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    Lew Leichter

     Nymphing No-Nos

    By Rick Hafele

    SOMETIMES KNOWING what not to do can be more important than knowing what you should do.  Over the years I’ve made my share of mistakes and seen others fail at nymph fishing only because of a few simple missteps. Below are five simple no-no’s that if avoided I believe will greatly improve your nymph fishing success

     #1: Don’t be afraid to use small nymph patterns! For some reason most fly fishers pay close attention to the size of their patterns when fishing dry flies, but routinely grab the largest fly in their fly box when selecting a nymph pattern.  It’s hard not to.  Even after years and years of experience to the contrary, I still have to force myself to select a size 16 or 18 nymph instead of a size 10 or 12.  It just seems to make sense that a trout will one, see a larger nymph easier than a small one and two, find a larger morsel of food much more enticing than a small morsel.  I mean who picks the smallest slice of cake on the dessert tray?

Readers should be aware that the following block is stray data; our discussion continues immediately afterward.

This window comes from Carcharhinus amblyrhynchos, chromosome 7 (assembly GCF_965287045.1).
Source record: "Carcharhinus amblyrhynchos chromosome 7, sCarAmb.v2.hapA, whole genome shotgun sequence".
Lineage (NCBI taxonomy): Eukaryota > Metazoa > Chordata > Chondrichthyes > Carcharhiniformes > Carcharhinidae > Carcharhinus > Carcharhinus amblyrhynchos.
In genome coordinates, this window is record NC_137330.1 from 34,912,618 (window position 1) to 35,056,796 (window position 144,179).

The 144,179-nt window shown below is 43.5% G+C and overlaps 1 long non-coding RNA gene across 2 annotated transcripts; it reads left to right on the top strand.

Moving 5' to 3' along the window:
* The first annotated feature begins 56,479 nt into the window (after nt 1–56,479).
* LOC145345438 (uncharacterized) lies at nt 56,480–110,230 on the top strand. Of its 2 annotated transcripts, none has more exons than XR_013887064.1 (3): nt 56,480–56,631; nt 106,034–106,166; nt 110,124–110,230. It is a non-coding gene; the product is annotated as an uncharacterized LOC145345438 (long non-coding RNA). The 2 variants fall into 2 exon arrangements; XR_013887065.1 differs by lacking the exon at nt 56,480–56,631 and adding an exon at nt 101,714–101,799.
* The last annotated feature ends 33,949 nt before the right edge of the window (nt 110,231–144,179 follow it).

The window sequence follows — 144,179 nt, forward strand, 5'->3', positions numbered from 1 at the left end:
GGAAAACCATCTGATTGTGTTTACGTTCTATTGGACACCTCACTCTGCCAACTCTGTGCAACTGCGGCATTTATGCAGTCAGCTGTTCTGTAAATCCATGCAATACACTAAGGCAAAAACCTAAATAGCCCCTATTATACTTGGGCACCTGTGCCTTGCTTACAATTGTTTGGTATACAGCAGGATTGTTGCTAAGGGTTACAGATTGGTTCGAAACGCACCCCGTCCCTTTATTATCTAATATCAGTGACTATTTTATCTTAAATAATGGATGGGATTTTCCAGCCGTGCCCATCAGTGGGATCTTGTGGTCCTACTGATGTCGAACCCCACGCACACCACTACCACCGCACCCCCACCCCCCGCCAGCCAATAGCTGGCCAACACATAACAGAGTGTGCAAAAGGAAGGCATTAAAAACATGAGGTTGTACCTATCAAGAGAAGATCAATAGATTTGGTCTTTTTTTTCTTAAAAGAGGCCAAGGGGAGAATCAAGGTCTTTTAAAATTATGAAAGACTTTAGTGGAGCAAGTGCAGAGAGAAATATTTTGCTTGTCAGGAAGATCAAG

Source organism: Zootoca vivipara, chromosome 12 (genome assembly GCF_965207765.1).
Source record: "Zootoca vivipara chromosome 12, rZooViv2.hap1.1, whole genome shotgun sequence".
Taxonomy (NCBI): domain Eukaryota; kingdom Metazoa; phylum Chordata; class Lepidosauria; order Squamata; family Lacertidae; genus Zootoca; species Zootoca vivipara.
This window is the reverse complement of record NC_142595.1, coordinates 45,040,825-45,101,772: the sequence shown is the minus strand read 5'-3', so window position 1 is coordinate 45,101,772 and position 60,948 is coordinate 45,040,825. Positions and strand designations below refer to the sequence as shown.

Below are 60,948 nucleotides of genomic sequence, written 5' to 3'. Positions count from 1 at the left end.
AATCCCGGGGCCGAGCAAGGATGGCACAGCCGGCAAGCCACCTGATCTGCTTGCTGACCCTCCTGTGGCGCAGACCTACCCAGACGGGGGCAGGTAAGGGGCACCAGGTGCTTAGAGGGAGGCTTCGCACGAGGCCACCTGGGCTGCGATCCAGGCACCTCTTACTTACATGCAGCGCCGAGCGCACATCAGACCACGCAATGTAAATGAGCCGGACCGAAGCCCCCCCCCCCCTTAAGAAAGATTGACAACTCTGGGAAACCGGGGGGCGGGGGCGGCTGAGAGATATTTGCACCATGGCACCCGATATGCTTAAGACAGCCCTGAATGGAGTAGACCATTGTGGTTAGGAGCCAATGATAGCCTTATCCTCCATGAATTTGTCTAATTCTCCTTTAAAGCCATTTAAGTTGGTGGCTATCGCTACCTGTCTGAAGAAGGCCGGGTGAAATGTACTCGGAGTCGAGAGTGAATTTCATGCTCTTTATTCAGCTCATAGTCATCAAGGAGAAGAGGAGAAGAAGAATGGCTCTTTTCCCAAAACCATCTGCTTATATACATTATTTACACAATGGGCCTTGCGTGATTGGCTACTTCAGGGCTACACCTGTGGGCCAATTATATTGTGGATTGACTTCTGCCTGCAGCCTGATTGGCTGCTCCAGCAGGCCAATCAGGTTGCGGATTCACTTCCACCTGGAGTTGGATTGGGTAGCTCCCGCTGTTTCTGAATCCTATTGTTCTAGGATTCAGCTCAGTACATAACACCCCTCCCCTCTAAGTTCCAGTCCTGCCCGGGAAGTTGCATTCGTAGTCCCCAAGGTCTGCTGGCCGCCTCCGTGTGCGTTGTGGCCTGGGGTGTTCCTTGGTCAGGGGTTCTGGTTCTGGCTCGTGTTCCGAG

#2: Avoid “Rootitis” Rootitisis one of the most common afflictions of beginning nymph fishers, and it will seriously limit your success. How do you know if you have rootitis? If you find yourself parked in one spot fishing nymphs for 30, 20, or even ten minutes without getting a strike and not moving, you have rootitis.

    #3: Change patterns that aren’t working This problem is sort of like rootitis in that you are continuing to do something that isn’t working. With rootitis you are continuing to fish the same water. In this case you are continuing to use the same fly pattern.

    #4: Get your nymphs to the bottom Skip and Dave both mention the need to fish nymphs deep, which means near the bottom whether you are fishing in water two feet deep or ten. I want to emphasize this even more by saying: If your nymph isn’t hanging up on or bumping the bottom at least once every five or six casts, you are not fishing deep enough and need to add more weight to your leader. I don’t mean that you should lose a fly every five or six casts, but you should be feeling your fly hit the bottom. Occasionally it will get snagged, and some snags will result in a lost fly. If you want to improve you nymph fishing however, as they say, get use to it!

    #5: Fish nymphs with as little line as possible One of the main challenges of nymph fishing is detecting a strike and then setting the hook before the fish spits out your fly. All successful nymph fishing tactics maximize these two factors. No matter what tactic you are using, you will be more effective at detecting a strike and hooking fish if you shorten the amount of line you have on the water.

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